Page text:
After Cinematical's new "Movies I Will Never See" series elicited a strong variety of reactions – both positive and negative - from readers, it occurred to us that there's a huge, untapped reservoir of existing films that we have actually seen, and it would probably be at least as interesting, if not more so, to go back and see how well they held up in the years since their release. These may be acclaimed classics that audiences simply haven't revisited on a regular basis, or condemned failures that might deserve a second look; but setting a statute of limitations of five years or more old (meaning before '04), we're going back to see how good are the bad movies, and how bad are the good ones - in other words testing their shelf life.

After last week's look at Titanic, it seemed somewhat appropriate to revisit other noteworthy Oscar winners. But while there were certainly a wealth of questionably worthy titles celebrated in the Academy's history, one in particular seemed especially ripe for consideration: American Beauty, Sam Mendes' directorial debut. Perhaps it's because so many movies followed its lead in deconstructing suburbia, or perhaps it's just because it's been ten years, but Mendes' film doesn't seem as relevant, important, or even as good as it once was – which is why we recently popped it in the DVD player for another look.


The Facts:
Released in 1999, Mendes got the job directing at the personal recommendation of executive producer Steven Spielberg. With only a production budget of $15 million, the film grossed more than $350 million worldwide. Currently the film still maintains an 89 percent fresh rating on Rotten Tomatoes. Nominated for eight Academy Awards, the film won five, including for Best Picture, Director, Cinematography, Original Screenplay and Actor (for Spacey). It also won three Golden Globes.

What Still Works: More than anything else, Kevin Spacey's performance, which is the kind of transformation-by-degrees that really defines great acting, but seems to seldom get recognized. In fact, the entire ensemble is truly spectacular: as his troubled daughter, Thora Birch announced herself as an adult actress playing Jane; although she successfully played virginal and wholesome the same year in American Pie, Mena Suvari never found a filmmaker who better used her kewpie-sexpot charm; Wes Bentley gave a really powerful and promising (albeit sadly yet-undelivered) performance as Ricky; and Annette Bening exuded self-loathing as Spacey's on screen wife.

What Doesn't Work: The original thing that didn't work, that terrible voiceover that announced Spacey's character would be dead in a year, still doesn't, and especially now it sounds unnecessarily condescending given how uplifting Lester Burnham's transformation is supposed to be. But the thing that remains strongest even in fans memories is the film's condemnation or at least criticism of suburbia, and with the benefit of hindsight (and again, a number of other films examining the same themes) there's a "duh" factor to the whole domestic self-loathing thing.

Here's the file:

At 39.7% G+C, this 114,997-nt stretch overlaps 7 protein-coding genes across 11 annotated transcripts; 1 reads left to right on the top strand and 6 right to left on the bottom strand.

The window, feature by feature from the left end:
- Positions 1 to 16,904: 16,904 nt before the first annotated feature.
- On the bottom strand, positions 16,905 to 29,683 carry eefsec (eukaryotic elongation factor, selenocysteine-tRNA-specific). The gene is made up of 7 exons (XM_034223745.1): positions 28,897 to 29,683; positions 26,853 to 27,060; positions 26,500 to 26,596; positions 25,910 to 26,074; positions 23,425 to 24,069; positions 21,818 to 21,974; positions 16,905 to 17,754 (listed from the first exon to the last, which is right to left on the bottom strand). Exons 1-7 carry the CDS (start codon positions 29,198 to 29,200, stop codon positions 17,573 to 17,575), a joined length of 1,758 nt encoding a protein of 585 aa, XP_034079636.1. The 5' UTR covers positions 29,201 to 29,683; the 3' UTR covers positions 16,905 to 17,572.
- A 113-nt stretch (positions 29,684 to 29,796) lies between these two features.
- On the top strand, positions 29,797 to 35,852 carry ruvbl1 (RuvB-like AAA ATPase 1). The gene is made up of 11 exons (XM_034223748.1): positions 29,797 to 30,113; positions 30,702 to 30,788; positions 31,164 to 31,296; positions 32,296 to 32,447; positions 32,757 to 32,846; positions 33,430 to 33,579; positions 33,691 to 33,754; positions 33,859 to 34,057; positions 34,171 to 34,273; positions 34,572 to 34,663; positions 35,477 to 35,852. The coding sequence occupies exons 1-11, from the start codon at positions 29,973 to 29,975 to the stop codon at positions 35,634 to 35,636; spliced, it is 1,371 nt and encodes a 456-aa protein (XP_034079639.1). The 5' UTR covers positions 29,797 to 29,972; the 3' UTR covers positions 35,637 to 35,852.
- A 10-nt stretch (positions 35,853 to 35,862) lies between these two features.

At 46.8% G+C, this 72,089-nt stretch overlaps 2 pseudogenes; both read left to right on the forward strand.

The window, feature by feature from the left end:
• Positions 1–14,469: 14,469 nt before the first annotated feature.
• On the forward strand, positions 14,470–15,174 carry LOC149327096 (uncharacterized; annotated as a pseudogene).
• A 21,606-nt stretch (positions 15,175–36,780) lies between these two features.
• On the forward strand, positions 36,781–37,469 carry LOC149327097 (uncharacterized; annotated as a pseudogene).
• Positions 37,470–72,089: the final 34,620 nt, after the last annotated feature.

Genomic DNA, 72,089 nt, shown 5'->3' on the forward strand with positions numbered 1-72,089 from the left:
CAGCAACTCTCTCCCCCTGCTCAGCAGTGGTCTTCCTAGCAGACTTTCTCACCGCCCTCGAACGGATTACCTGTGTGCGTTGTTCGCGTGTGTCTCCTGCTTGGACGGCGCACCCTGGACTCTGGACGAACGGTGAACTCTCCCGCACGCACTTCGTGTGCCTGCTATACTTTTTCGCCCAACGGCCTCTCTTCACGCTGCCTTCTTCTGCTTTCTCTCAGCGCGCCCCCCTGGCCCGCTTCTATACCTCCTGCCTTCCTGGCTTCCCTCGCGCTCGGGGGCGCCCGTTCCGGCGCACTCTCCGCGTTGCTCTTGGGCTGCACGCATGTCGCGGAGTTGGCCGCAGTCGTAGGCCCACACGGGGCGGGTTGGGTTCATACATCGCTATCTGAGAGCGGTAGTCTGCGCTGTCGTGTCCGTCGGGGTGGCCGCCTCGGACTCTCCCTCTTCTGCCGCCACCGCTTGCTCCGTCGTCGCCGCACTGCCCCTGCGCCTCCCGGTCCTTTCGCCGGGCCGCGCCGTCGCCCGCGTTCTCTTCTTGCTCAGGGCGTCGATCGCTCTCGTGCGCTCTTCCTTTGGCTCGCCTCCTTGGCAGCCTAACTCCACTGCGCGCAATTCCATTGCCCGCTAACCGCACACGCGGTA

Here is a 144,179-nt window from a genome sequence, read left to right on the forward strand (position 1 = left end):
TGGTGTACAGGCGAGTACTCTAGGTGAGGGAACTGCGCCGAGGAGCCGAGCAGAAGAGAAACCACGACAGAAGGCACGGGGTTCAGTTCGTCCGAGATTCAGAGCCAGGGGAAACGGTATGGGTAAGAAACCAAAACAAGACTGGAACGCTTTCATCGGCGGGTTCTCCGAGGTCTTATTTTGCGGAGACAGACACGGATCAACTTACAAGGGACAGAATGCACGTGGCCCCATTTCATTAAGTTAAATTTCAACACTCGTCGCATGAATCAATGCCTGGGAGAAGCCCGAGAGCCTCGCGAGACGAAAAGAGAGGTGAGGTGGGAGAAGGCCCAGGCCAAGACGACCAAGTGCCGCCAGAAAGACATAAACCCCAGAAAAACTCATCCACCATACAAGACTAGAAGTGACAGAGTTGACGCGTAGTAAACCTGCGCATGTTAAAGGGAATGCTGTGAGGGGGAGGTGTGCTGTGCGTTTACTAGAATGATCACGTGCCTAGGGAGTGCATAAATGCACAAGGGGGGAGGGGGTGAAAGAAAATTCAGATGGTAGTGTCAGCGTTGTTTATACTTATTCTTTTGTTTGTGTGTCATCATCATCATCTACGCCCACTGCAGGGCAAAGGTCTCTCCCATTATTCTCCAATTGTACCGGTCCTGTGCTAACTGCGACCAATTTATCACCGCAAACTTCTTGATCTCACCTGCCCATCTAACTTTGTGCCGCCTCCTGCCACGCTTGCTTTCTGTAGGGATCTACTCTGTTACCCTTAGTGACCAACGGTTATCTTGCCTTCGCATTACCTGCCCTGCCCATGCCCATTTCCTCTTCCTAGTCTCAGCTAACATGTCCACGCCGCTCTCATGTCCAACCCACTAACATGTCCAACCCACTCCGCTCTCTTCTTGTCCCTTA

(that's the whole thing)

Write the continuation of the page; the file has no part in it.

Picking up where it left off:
(SPOILER ALERT!) Further, the murder element that ties everything together at the end of the movie is kind of unnecessary, because it seems like a deliberate effort to avoid something clean or satisfying; particularly having seen the film before, it's obvious Mendes wants there to be a sense of mystery who killed Lester, cutting back and forth between different storylines where there are implications and intentional misdirections. But the homophobic closeted gay military man is truly where the film falls flattest, not just because it's painfully obvious and kind of crass in the context of the rest of the film's subtlety, but because it feels like a deus ex machina that connects those different strands in a pretty sucky way – in other words, without really creating a sort of thematic or even emotional dovetail that might have really earned the film classic status.

What's The Verdict: American Beauty holds up about half of the time, which, quite frankly, was at least a quarter more than I expected. What's maybe saddest about its success is that it effectively made Spacey only a leading man, when his strengths have always been in character work; that said, he is so good throughout the entire film that it's not just a genuinely Oscar-worthy performance, but truly one of the standard-bearer portrayals that actors should look to for inspiration. (It still brings tears to my eyes to watch him enjoy the discovery that his alienated daughter thinks she's in love.) Otherwise, the story is sometimes clunky (the fantasies become redundant after a while) and the film's emotional threads don't quite come together as strongly as they could, but overall this is a film that is worth revisiting now - even if in another decade it may or may not be.